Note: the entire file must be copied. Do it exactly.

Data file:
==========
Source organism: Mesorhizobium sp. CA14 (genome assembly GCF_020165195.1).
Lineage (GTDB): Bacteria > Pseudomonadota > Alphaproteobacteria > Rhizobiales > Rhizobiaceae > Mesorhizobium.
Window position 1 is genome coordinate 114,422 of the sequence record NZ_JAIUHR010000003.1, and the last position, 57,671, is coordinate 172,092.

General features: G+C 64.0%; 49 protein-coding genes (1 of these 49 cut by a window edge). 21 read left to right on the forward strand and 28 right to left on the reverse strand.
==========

Source organism: Mesorhizobium sp. CA14 (genome assembly GCF_020165195.1).
Lineage (GTDB): Bacteria > Pseudomonadota > Alphaproteobacteria > Rhizobiales > Rhizobiaceae > Mesorhizobium.
Window position 1 is genome coordinate 114,422 of the sequence record NZ_JAIUHR010000003.1, and the last position, 57,671, is coordinate 172,092.

General features: G+C 64.0%; 49 protein-coding genes (1 of these 49 cut by a window edge). 21 read left to right on the forward strand and 28 right to left on the reverse strand.